Diabetes Hope As Protein Structure Is Laid Bare

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Type-2 Diabetes Hope

Scientists at Oxford and Manchester Universities have got first sight of the structure of a protein that is important for type-2 (adult onset) diabetes.

The research, published in the European Molecular Biology Organization Journal, will not only give a greater understanding of the disease but may lead to better treatments.

Professor Frances Ashcroft, who led the Oxford team that isolated the protein said: 'Diabetes is a big problem in Western societies. It affects 1.5 million people in the UK and is set to become even worse because the population is getting more obese.

'We have managed to produce the first three-dimensional picture of this protein,' said Professor Robert Ford, the structural biologist leading the research in Manchester.

'It's a very complicated beast: it actually comprises eight different proteins cooperating together in a large, complex structure.

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'Until now, scientists have had to work largely in the dark; our research at last shines a light on the functionally significant parts of the structure.'

Prof Mark Sansom, part of the Oxford team, said: 'We used computer modeling to help interpret the structure. This shows the power of this type of approach for increasing the information that can be obtained from experimental biological data.'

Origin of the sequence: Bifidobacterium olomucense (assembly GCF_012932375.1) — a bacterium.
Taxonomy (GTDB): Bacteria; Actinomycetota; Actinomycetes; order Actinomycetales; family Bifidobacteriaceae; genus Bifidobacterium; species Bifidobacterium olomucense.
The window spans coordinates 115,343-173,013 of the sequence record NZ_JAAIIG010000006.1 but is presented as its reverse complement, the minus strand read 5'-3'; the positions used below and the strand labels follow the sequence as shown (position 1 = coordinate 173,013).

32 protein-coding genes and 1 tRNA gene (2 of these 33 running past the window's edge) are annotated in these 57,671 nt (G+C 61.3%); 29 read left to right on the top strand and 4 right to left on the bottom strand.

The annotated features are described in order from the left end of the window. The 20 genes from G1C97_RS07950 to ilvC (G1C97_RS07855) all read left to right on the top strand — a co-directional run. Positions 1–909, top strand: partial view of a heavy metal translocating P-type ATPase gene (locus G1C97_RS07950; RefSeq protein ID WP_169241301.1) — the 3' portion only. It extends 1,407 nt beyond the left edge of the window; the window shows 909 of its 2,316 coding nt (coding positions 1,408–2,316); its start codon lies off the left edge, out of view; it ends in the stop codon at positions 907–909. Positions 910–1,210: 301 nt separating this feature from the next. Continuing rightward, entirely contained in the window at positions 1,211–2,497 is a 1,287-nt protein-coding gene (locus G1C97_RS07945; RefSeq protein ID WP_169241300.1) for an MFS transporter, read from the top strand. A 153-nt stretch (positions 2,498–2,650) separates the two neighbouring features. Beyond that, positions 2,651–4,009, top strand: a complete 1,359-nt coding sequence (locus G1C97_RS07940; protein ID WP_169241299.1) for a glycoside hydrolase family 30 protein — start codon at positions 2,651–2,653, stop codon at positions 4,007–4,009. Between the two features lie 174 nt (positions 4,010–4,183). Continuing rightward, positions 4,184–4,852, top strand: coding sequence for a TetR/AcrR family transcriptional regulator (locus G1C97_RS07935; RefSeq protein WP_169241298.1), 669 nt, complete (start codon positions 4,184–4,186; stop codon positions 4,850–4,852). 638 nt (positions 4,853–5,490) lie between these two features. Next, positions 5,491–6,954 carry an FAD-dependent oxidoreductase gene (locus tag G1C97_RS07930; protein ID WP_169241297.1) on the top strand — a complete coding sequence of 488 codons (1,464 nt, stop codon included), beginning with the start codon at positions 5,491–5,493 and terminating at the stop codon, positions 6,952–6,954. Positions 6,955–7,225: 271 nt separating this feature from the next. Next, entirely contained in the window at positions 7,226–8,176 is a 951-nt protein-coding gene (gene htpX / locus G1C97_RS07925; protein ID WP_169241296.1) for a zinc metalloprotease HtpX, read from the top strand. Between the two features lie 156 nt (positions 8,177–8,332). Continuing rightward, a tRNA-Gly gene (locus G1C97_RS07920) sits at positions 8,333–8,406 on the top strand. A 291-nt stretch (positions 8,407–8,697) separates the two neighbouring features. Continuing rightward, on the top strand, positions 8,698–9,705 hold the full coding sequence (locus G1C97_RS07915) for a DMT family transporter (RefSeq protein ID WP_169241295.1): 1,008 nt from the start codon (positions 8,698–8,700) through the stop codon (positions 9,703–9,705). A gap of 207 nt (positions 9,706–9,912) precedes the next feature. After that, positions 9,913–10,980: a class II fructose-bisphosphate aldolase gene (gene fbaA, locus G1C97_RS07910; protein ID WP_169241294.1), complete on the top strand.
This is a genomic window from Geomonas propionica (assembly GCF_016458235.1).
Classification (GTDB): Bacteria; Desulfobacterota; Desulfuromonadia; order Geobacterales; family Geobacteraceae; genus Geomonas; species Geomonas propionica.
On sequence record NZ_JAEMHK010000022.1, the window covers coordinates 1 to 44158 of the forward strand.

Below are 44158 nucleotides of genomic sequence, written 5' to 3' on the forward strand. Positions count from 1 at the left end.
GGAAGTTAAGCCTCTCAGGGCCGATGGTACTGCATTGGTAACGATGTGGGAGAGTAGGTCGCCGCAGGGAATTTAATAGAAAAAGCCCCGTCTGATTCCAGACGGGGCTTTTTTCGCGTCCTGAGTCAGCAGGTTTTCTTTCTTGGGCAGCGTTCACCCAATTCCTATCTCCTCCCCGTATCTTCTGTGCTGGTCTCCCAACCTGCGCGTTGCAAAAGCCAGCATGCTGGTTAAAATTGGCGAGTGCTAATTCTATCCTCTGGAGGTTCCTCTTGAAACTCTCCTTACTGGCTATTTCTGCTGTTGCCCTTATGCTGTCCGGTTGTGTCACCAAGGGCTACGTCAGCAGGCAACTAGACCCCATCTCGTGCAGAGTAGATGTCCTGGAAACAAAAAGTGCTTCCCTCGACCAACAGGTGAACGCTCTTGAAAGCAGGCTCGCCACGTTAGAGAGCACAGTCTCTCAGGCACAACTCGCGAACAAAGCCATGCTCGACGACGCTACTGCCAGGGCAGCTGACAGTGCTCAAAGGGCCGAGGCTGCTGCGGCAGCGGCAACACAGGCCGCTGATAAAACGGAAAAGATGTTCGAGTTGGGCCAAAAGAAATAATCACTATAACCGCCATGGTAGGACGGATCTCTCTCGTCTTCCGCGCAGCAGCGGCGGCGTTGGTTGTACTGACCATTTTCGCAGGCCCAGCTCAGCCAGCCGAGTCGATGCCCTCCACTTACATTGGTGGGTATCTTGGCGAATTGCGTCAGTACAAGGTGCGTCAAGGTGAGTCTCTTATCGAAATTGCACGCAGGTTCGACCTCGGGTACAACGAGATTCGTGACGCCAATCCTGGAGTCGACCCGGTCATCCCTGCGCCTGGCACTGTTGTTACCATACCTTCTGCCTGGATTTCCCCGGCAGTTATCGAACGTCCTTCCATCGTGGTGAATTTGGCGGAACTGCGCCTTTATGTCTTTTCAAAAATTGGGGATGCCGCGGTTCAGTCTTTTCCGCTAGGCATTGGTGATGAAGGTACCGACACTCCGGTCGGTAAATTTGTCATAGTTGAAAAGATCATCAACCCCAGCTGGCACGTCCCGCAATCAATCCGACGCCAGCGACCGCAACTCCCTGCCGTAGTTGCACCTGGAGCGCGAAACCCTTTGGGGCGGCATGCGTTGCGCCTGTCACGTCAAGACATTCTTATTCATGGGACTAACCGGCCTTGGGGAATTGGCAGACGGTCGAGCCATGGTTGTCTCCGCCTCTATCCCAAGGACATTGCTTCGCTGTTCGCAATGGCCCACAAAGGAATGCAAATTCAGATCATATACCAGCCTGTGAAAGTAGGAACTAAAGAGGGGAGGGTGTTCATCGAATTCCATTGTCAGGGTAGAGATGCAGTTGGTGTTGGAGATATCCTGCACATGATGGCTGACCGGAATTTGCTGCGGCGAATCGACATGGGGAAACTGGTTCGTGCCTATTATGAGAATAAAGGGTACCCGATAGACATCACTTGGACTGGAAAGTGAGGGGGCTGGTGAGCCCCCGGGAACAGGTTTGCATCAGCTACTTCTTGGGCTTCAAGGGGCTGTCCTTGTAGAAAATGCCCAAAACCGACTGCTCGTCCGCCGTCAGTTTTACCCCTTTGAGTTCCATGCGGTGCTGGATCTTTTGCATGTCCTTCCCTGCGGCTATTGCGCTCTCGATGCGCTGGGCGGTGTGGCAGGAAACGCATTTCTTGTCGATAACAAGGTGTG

The protein, called the K-ATP channel, is essential for the beta-cells of the pancreas to release the hormone insulin. Diabetes results when not enough insulin is released to meet the body's demands.

The K-ATP channel protein is the target for anti-diabetic drugs that are taken by millions of type-2 diabetics every day. They work by blocking the protein's function, which leads to insulin release.

Mutations in the genes that code for the K-ATP channel result in changes in the protein's structure and cause babies to be born with diabetes.

Professor Frances Ashcroft said: 'Forty per cent of the population have a variant in the KATP channel gene that increases their risk of type 2 diabetes. Knowing how this protein is put together will help us understand its role in diabetes and why some people are at higher risk. It will also show how drugs used to control the condition actually work and perhaps lead to new and better drugs.'

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